Rogue USA Nylon Lifting Belt

  • Price: $$
  • Closure type: roller buckle with hook and loop
  • Materials: nylon
  • Sizes and waist measurements: XS (26–29-in. waist), small (29–32-in. waist), medium (32–35-in. waist), large (35–38-in. waist), XL (38–41-in. waist), 2XL (41–44-in. waist), 3XL (44–47-in. waist)
  • Who it’s best for: competition and serious weightlifters who prefer a sturdy, nylon belt with a Velcro closure for quick transitions, rather than a leather belt

Rogue’s nylon lifting belt was recently redesigned with input from professional CrossFit athlete Mat Fraser, who won the 2016, 2017, 2018, and 2019 CrossFit Games.

The back panel is 5 in. high and tapers down to about 4 in. in front. The webbing support strap measures 3 in. across.

Pros

  • Users like that this belt allows them to add their own hook-and-eye patches.
  • It’s made from nylon, has a 0.25-inch thick foam frame, and is comfortable to wear.
  • It also features an antimicrobial interior.

Cons

  • It’s important to use Rogue’s fit guide when purchasing to ensure a good fit. Some users mention that they needed to pick a smaller size.

Best padded weightlifting belt

RDX Padded Weightlifting Belt

  • Price: $
  • Closure type: roller buckle with hook and loop
  • Materials: polyester outer, SpongeX inner padding
  • Sizes and waist measurements: small (28–33-in. waist), medium (33–37-in. waist), large (37–41-in. waist), XL (41–48-in. waist)
  • Who it’s best for: recreational weightlifters who want a more padded, comfortable weightlifting belt with more lumbar support

A common complaint of weightlifting belts, especially for people who aren’t competitive powerlifters or weightlifters, is that belts are uncomfortable and dig into the skin, ribs, and hips.

Padded belts that offer back and abdominal support without the structure of a competition-level belt can be helpful for those who want some support without the discomfort.

The RDX weightlifting belt offers a wider lumbar support area of 6.5 in., tapering slightly through the waist and abdomen. It’s also made of polyester fabric and features SpongeX padding to provide a softer, more pliable fit.

The roller buckle with hook-and-loop closure also allows for a more customized fit.

Pros

  • It’s a comfortable all-around belt for standard strength training sessions.
  • It’s has a customizable fit for overall comfort.
  • It has an affordable price point and is a great belt for noncompetitive strength trainers.

Cons

  • It offers less overall support and isn’t advisable for heavy lifting.

Best weightlifting belt for greater range of motion

Rogue 3″ Ohio Belt

  • Price: $$$
  • Closure type: prong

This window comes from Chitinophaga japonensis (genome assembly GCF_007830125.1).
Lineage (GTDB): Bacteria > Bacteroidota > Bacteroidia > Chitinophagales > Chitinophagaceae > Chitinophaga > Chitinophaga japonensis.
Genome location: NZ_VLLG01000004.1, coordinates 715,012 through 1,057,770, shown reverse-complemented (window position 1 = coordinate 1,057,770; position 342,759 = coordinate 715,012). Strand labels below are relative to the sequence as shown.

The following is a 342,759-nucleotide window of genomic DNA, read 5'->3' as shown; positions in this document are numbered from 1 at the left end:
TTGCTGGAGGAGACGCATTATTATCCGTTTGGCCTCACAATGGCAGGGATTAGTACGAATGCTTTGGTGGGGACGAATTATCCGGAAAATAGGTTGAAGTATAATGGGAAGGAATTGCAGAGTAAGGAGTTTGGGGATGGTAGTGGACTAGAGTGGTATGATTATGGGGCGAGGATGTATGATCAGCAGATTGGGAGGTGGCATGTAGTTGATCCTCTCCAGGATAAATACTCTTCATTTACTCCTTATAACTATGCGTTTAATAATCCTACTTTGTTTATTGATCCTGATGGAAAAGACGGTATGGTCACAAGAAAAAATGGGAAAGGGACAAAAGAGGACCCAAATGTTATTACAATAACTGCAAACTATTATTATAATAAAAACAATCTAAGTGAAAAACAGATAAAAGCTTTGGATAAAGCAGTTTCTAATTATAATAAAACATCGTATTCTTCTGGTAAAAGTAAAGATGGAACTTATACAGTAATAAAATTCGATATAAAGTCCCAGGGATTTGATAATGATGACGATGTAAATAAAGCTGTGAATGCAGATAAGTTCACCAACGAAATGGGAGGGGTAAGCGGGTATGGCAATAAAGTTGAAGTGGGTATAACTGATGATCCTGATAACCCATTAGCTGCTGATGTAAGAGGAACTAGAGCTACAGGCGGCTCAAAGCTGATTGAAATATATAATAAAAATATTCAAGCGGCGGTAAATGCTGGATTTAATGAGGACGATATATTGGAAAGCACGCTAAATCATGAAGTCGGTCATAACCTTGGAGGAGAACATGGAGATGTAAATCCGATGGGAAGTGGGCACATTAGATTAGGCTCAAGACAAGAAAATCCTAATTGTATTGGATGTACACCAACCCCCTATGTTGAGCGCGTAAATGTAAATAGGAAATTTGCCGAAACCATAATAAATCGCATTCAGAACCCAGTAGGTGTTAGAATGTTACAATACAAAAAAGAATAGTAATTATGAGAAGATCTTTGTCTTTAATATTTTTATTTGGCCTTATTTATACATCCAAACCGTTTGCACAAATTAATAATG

• Materials: leather
  • Sizes and waist measurements: small (21–28-in. waist), medium (26–33-in. waist), large (31–37-in. waist), XL (34–41-in. waist), 2XL (38–45-in. waist)
  • Who it’s best for: competition or recreational weightlifters who want the stiffness and support of a leather belt, but prefer a narrower profile; particularly good for people with smaller frames or shorter torsos

The vast majority of leather weightlifting belts (and even non-leather options) feature a 4-in. or wider support across the back. While some taper around the sides and abdomen, it’s unusual to see belts that are narrower all the way around.

The Ohio Belt features a cylinder style that’s 3 in. all the way around with a two-prong closure system.

The 10-mm thick leather belt offers the same support found in wider belts, but it provides more freedom to bend and move while wearing it. This is particularly helpful for people with shorter waists or smaller frames.

Pros

  • It has a narrower width for easier movement and greater range of motion through the torso.
  • It’s compliant with the International Powerlifting Federation.
  • It pinches and digs less into the ribs or hips during heavy lifting.

Cons

  • For people who prefer greater stability and support, a 3-in. belt is unlikely to feel as secure as a 4-in. belt.

Here is a closer look at how each of these products compare.

MaterialsClosure typeSizes and waist measurementsPriceWho it’s best for
ProFitness 4-inch Genuine Leather Workout Beltleatherdouble prong• small (24–32-in. waist)
• medium (32–38-in. waist)
• large (37–44-in. waist)
• XL(42–49-in. waist)
$recreational weightlifters
Fire Team Fitnylon/cotton/polyester outer; neoprene innerVelcro• XS (27–32-in. waist)
• small (30–34-in. waist)
• medium (32–38-in. waist)
• large (38–43-in. waist)
• XL (43–49-in. waist)
$recreational weightlifters
Stoic Powerlifting/Weight Lifting Beltleathersingle prong• XS (25–28-in. waist)
• small (29–32-in. waist)
• medium (33–36-in. waist)
• large (37–40-in. waist)
• XL (41–44-in. waist)
• 2XL (45–48-in. waist)
• 3XL (49–52 in. waist)
• 4XL (53–56 in. waist)
$$serious or competition weightlifters
Element 26 Self-Locking Weight Lifting BeltnylonVelcro• XS (23–27-in. waist)
• small (27–31-in. waist)
• medium (31–36-in. waist)
• large (36–40-in. waist)
• XL (40–45-in. waist)
• 2XL (45–50-in. waist)
$competition or recreational weightlifters
Harbinger Women’s Hexcore Beltnylon and webbing outer; foam innerVelcro• XS (24–28-in. waist)
• small (28–32-in. waist)
• medium (32–36-in. waist)
$small-framed recreational weightlifters
Rogue Black Leather 13 mm Power Lifting Lever Beltleatherlever• XS (22–31-in. waist)
• small (27–36-in. waist)
• medium (31–40-in. waist)
• large (35–44-in. waist)
• XL (39–48-in. waist)
$$$serious or competition weightlifters
Steel Sweat Weight Lifting Beltleathersingle prong• small (25–30-in. waist)
• medium (30–35-in. waist)
• large (35–40-in. waist)
• XL (40–45-in. waist)
• 2XL (45–50-in. waist)
$–$$serious or competition weightlifters